In science we have an important scientific principle called Occam’s Razor. This idea is that if you have a phenomenon to be explained and several different theories are proposed as solutions, the simplest one (or the one with the fewest assumptions) is likely to be the correct answer. So here’s the question: Is it more likely that A) someone somewhere made a simple typographical mistake entering the date in a computer (something that happens countless times a day in matters both large and small) and that Adam Lanza was actually killed December 14, as evidence and dozens of eyewitnesses can testify to first-hand; or B) that Lanza actually died one day earlier, and that some unknown person caused the Sandy Hook shooting for reasons no one has explained, and Lanza was being blamed for it, again for reasons no one has explained? And so on.

I’m not telling you what to think, and honestly I don’t care whether you think a conspiracy exists, or that there’s anything sinister or suspicious about the (apparent) error on a database. You asked for my opinion, and I’ve given you my best answer. If you find out more about it, I’ll be interested to hear.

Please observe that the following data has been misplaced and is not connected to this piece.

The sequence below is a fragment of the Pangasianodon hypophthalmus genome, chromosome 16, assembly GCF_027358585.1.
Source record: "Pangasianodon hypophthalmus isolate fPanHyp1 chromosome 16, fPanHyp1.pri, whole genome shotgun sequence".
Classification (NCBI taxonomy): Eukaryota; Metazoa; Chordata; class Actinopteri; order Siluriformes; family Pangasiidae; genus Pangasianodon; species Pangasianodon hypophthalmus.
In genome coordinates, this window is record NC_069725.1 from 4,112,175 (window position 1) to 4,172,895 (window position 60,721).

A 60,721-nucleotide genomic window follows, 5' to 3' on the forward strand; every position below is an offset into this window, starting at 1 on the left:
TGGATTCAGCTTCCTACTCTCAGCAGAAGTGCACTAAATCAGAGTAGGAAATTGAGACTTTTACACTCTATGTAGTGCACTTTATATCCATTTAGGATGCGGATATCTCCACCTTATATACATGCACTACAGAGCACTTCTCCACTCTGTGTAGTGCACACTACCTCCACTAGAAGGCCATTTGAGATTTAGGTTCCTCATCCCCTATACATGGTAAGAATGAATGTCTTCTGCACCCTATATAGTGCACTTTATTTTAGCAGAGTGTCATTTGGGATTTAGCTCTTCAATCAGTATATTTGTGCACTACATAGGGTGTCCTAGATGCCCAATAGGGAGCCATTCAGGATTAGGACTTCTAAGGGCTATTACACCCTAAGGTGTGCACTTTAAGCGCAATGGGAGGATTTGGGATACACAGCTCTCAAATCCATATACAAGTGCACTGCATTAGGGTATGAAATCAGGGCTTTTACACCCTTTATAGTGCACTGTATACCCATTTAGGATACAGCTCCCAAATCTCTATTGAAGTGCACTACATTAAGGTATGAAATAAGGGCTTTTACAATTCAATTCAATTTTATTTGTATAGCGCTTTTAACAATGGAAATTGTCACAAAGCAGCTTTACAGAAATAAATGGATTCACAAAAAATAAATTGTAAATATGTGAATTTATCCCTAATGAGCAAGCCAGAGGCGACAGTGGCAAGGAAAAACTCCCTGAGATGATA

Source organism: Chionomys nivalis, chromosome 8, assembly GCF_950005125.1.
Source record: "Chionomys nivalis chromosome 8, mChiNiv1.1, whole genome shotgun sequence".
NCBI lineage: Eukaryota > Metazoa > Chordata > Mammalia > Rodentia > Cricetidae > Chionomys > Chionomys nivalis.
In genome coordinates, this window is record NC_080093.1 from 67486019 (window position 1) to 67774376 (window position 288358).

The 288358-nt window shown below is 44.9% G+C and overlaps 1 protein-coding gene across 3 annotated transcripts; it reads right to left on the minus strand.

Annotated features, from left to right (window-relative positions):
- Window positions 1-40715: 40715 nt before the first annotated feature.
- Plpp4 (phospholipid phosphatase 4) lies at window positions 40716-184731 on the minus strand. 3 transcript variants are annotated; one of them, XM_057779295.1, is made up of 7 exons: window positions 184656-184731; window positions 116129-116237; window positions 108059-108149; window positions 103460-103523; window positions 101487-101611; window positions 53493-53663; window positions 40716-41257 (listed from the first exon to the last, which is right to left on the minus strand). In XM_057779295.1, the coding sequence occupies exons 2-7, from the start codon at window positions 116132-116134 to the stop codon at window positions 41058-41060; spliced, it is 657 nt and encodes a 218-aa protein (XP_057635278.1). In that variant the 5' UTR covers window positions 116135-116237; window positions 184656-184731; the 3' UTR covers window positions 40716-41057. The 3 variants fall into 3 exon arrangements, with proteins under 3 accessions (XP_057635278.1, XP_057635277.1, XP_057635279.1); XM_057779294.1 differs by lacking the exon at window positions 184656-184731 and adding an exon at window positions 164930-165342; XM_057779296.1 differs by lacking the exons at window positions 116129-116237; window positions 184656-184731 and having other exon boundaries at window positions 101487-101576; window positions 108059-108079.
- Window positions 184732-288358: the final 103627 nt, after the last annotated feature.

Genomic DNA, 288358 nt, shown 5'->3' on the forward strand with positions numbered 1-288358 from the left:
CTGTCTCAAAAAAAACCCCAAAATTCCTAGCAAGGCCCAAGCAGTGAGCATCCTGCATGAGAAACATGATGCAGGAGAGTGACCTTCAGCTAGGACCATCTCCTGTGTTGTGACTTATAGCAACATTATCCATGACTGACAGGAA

He wrote back thanking me for my comments but was clearly not completely satisfied, and we ended our correspondence. That is, until two weeks later when I came across a story in the Huffington Post that addressed this issue:

Conspiracy theorists have seized on the error as yet another reason to think that Lanza is a false flag for the shooting. How could the Social Security Administration have made such an error? The mistake may not have been made by the Social Security Administration. The Death Master File—a database with information on millions of dead people that is used to prevent identity theft—is compiled from the social security records of Americans whose deaths have been reported to the Social Security Administration. Whoever reported Lanza’s death may have made the error. HuffPost contacted the Social Security Administration’s Danbury, Conn., office, which is responsible for the town of Newtown, where Lanza lived. A representative for the office said it was possible they had made a mistake, but a copy of the death certificate would be needed to change the error.